On Proxies

At the AWP conference in Los Angeles earlier this year, I was on a quest for writers with a different style and approach to craft than I’d been exposed to. I browsed the various presses in attendance and asked them to point me to the writers they publish whose work would likely get thrown out of a traditional nonfiction workshop. Several presses looked at me like I was a tad crazy and had nothing to offer. But two presses, Sarabande Books and Nightboat Books, gave me knowing grins and their hands instantaneously reached toward the stacks. From Sarabande, I walked away with Let Me Clear My Throat by Elena Passarello, which I’m reading now, and from Nightboat, I was given Proxies; Essays Near Knowing {a reckoning} by Brian Blanchfield, both essay collections.

At Nightboat, after I paid, the booth attendant told me to wait and she returned with the author, who just happened to be milling about nearby. This is what makes AWP so amazing, by the way. I had a brief chat with Mr. Blanchfield and he signed my book, “For Steve- Shows what I know.” My initial thought on reading this inscription was that he was tired of signing books and this was the first thing that came to his head; a trite attempt at sarcastic self-deprecation. But upon reading Proxies, I came to realize this inscription was a statement on the approach he took to writing the book and a statement on memoir in general. In the introductory notes, he discusses how the “Susceptibility to error is a hazard inherent in Proxies.” He wrote the essays solely from memory (showing what he knows) without the aid of research or the internet. To reconcile the factual errors, which are unavoidable in memoir, he includes an extensive section titled, “Corrections,” at that back of the book, though the essays remain as originally written, errors and all. This, in and of itself, makes this a book worth teaching in memoir classes and workshops, but its real strength is in the art and craft of writing.

Each essay begins with a somewhat scholarly exploration of a commonplace topic, such as meeting minutes and housesitting, and they are titled simply and clearly, i.e., “On Minutes,” “On Housesitting,” etc. Additionally, all twenty-four essays are subtitled, “Permitting Shame, Error and Guilt, Myself the Single Source.” In these essays, the reader is wonderfully duped into thinking they are being given a smart and thoughtful look into the banal only to find themselves, within a page turn, in a deeply emotional place within the author’s life, which is both painfully familiar and compellingly foreign to the reader.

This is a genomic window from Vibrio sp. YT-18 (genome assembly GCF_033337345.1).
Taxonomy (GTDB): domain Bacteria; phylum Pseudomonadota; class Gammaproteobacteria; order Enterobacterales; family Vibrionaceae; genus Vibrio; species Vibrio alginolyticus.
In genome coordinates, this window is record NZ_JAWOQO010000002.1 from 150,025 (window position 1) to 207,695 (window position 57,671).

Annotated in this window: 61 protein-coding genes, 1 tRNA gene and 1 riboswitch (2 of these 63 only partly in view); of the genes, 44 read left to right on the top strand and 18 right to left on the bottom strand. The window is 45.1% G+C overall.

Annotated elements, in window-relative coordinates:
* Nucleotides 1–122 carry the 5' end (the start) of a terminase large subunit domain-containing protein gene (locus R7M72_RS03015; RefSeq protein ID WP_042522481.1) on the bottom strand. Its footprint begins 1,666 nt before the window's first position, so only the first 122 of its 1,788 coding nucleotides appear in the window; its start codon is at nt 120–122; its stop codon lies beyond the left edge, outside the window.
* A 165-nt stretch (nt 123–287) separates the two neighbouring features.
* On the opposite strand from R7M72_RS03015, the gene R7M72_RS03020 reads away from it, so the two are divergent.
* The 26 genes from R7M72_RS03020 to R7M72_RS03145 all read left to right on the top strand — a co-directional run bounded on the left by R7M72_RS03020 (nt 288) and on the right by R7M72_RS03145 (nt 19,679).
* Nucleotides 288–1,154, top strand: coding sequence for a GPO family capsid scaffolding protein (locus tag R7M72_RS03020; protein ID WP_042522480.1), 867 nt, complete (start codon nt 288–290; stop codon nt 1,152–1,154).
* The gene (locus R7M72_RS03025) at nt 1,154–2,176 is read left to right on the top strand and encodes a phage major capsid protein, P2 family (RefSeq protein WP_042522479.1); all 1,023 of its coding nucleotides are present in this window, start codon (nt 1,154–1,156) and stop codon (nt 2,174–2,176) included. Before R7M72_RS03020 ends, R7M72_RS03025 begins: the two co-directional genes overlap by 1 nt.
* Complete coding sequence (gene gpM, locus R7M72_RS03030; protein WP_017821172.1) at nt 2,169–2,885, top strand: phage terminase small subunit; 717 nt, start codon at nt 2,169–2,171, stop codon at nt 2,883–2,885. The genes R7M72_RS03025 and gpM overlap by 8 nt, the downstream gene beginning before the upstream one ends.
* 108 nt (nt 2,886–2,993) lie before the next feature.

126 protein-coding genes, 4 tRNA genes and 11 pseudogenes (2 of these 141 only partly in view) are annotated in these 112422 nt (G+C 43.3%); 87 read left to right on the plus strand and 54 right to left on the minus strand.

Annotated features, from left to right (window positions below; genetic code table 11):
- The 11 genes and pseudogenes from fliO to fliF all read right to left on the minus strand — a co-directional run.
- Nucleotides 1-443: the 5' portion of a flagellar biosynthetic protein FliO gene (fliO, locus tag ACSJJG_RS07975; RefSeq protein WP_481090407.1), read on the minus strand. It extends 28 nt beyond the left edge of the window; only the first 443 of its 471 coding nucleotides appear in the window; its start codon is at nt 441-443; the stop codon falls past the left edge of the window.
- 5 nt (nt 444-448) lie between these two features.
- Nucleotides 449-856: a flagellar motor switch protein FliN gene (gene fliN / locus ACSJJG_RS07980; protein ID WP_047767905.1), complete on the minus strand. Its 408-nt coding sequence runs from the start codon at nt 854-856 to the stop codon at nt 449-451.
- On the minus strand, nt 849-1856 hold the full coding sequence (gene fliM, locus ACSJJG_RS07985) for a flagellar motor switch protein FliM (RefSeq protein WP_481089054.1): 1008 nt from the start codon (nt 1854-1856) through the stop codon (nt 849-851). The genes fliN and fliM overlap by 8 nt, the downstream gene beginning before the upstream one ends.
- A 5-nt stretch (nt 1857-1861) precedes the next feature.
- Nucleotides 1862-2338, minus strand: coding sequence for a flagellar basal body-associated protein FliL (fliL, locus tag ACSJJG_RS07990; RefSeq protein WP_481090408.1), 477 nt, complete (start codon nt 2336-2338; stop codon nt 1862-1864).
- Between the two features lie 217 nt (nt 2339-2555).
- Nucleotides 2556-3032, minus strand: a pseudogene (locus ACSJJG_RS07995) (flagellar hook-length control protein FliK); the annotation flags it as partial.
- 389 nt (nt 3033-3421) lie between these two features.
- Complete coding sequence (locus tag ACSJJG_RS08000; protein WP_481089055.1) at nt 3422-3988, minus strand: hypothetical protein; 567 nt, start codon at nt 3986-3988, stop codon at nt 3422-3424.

Blanchfield has also published three books of poetry and his expertise in that genre carries over to this nonfiction venture. The sentences are artfully crafted, and the descriptions and scenes are rendered as only a poet can. The work is highly intellectual and contemplative, though, at times, discursive. He has a gift for giving life to the mundane and providing sense to the complex. With over a million words in the English language, it’s a joy to watch Blanchfield explore the space and not skimp on the vocabulary. This occasionally causes the work to teeter on pretension, but the moments of self-deprecation and self-implication prevent the tip. A less skilled writer might alienate the reader with this approach to essay, but Blanchfield’s capable pen eases them in and assures us everything will be fine, be patient, it will pay off.

The payoff is never better, in my view, than in the essay, “On Peripersonal Space.” It is brilliant in the way Blanchfield begins with an exploration of personal space, which transitions into a painful, but touching portrait of a son and mother, each struggling with identity and loneliness, and who realize they are each other’s best friends. This beautiful friendship is then shattered by the divide between the mother’s faith and the son’s sexuality.

Throughout the book, Blanchfield bravely guides the reader through the more difficult experiences of his life through interrogation of internal conflicts and external relationships, fully understanding the risks in what he is doing on the page. Proxies clearly met the criteria I placed on my quest at AWP; this work likely would not be well received in an MFA workshop due to its unconventional structure, the lack of a clear narrative arc, challenging language, and its tendency to meander. But this is what makes this work so important and interesting to read. It is not typical in any way, but as a reader and writer, I am excited to see such an effective approach to memoir through essay. And in addition to applauding Blanchfield for his exploration and experimentation, we should also recognize presses, such as Nightboat Books, for giving authors a place to take chances.


Steve Howe is the nonfiction editor for Blue Mesa Review. Originally from South Dakota, he has lived in many cities around the country and now calls Albuquerque, NM home. Steve is a second year MFA student in Creative Nonfiction, though he also explores poetry and writing for the stage. His writing has appeared in The Rumpus and The Vermillion Literary Project Journal, as well as in other publications long, long, ago in places far, far away.

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Steve Howe